[Notes from The Student, Part 2]

Can I just say, I have a new-found respect for Education Majors?

And teachers.

And anyone who is good at planning, being creative, organizing, and then ACTUALLY EXECUTING SAID PLAN.


I just finished my second lesson plan (this one was for a listening lesson), and tomorrow is my first day teaching an ESL class. We’ll see how it goes. I tend to get sidetracked by their interesting stories.

For example:

Today, I “acted” as an ESL student because there was only one tried-and-true one (a Russian man, seemingly in his 70s or 80s, not sure…). So I got the privilege of discussing questions with him, answering multiple choice and true/false questions, and trying (overall) to be engaging.

But the thing is, I started talking to him, and I found out he used to fly planes in Russia.

He was a doctor on a helicopter that flew down to help people IN THE TUNDRA. Yes. The tundra.

I felt a little bit like I’d wandered into a novel.

I asked how long he’d worked there. Fourteen years, he said.

Then I asked if he liked it, and he smiled and just said, it was my job, and I was reminded, again that

we do what we are supposed to do

we do our jobs

we do the right thing

and we don’t always have to like it.

There is so much I could learn from this Russian man.



[P.S. Power-outage in the city today. For blocks. Everyone freaked. Restaurants wouldn’t take cards; people didn’t know what to do with themselves. I was secretly in awe. There’s something I love about remembering that we depend on things, that there are some things out of our control. Like when a huge snowstorm stops life. It’s beautiful, kind of, to remember that we’re finite.]



[Notes from The Student, part 1]

So it’s become pretty clear that I do not like instructions. You’d think that someone who likes to do something perfectly the first time would thrive off direction, but that doesn’t seem to be true.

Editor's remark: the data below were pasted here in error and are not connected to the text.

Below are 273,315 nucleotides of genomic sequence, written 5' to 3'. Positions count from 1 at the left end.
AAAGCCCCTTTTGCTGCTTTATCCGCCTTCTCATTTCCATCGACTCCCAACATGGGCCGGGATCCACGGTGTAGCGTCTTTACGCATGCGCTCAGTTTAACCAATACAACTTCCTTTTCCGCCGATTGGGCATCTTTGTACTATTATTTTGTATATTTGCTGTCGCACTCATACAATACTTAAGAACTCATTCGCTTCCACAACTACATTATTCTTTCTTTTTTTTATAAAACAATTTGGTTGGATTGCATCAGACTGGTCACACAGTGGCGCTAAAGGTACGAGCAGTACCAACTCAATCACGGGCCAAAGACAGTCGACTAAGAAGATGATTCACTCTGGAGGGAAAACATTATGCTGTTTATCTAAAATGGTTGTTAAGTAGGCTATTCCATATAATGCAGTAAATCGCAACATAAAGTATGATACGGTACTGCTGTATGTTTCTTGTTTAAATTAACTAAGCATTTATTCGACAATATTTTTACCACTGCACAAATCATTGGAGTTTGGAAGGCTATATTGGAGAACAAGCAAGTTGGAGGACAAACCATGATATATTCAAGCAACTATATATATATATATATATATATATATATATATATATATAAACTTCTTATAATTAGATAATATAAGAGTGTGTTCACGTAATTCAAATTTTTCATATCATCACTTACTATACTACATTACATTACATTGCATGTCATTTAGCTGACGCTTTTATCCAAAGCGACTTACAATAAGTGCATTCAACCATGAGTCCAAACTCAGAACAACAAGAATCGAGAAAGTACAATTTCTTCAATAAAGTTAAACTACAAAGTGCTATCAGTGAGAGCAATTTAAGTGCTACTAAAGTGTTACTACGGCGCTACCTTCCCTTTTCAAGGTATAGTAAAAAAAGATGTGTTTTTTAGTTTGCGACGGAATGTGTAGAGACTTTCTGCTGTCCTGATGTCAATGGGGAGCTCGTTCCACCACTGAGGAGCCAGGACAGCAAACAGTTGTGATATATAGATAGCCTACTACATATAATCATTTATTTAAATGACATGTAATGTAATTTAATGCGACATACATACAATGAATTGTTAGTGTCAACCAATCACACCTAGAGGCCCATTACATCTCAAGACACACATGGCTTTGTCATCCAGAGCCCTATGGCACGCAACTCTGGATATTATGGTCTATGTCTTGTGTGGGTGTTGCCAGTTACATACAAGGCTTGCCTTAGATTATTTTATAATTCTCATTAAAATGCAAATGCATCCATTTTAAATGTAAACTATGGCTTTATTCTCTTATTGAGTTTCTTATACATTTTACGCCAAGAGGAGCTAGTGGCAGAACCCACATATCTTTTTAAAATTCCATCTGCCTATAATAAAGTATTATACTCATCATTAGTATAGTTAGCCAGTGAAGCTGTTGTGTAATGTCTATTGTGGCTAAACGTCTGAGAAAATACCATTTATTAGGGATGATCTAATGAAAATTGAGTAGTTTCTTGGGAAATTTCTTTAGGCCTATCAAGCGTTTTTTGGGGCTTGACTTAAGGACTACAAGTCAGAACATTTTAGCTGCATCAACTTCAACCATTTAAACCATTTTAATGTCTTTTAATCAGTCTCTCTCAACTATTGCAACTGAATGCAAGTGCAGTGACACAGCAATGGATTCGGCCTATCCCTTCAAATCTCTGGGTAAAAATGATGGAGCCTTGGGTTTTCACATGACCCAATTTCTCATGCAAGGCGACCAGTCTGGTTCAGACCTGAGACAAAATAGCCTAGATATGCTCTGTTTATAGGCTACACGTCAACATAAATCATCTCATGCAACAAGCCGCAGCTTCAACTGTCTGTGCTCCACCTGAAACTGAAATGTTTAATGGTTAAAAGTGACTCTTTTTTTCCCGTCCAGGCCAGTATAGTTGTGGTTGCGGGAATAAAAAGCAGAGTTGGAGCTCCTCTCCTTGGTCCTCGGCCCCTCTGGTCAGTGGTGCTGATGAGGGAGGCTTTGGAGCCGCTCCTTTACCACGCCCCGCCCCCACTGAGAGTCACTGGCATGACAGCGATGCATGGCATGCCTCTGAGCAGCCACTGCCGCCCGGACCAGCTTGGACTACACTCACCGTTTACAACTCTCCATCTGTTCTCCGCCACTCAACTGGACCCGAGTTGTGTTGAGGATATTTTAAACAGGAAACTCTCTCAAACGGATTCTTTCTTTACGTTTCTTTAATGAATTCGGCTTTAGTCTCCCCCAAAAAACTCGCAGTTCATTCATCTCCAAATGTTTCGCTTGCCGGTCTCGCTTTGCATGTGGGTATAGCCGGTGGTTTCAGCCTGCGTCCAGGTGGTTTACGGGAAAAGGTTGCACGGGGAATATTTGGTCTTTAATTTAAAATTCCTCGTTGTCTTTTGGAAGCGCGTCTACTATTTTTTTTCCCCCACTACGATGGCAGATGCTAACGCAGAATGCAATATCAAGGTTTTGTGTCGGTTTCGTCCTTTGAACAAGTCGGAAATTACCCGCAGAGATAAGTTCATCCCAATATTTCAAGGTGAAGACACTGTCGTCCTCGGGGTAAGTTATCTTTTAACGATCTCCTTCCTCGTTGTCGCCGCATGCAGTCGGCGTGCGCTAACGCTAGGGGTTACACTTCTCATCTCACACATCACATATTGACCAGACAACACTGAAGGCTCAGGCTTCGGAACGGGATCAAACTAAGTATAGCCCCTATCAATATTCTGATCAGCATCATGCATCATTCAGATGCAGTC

For instance, this past week — five days of two, three-hour classes — has been filled with VERY PARTICULAR INSTRUCTIONS. On everything. I wrote my first lesson plan (I almost said my first ever lesson plan, but that’s not true: I wrote some short, Catherine-suitable plans for vocal pedagogy in college), and I couldn’t believe how long it took.


I have to write down what I’m going to say?

Shouldn’t I already know what I’m going to say?

I felt like I was in elementary school, just learning how to write cursive and hating the extra curlicues and exactness.

I did it, though. I wrote out a five-page lesson plan, complete with about 15 glorious colored pictures and even a graph (thank goodness for little brothers who, with only minimal eye-rolling, show me how to insert cool stuff into documents).

I wrote it, freaked out because I have a huge and horrible tendency to lose my brain under stress and forget everything, and made a thousand copies so I could teach my first lesson to ESL students.

Real ones.

I rushed into class, ready, excited, nervous. Felt like I was about to sing an aria that I’d been singing all semester, but I was still scared of that run towards the end.

I rushed in, but the class was empty.

Somehow, there’d been a mix-up in administration, and the 7 or so elderly Russian immigrants didn’t know to come.

We waited a good fifteen minutes. Unlike my fellow students, I wanted the ESL students to come. Desperately. I LOVE adrenaline, and I perform best when I have a ton of it nearly shaking my knees out of joint.

But no one came. I had freaked and worried about being the worst teacher in my class and panicked over the copier for no reason.

Now my first lesson is this coming Wednesday.

The story of my life.

Intensity intensity INTENSITY

until the bubble bursts.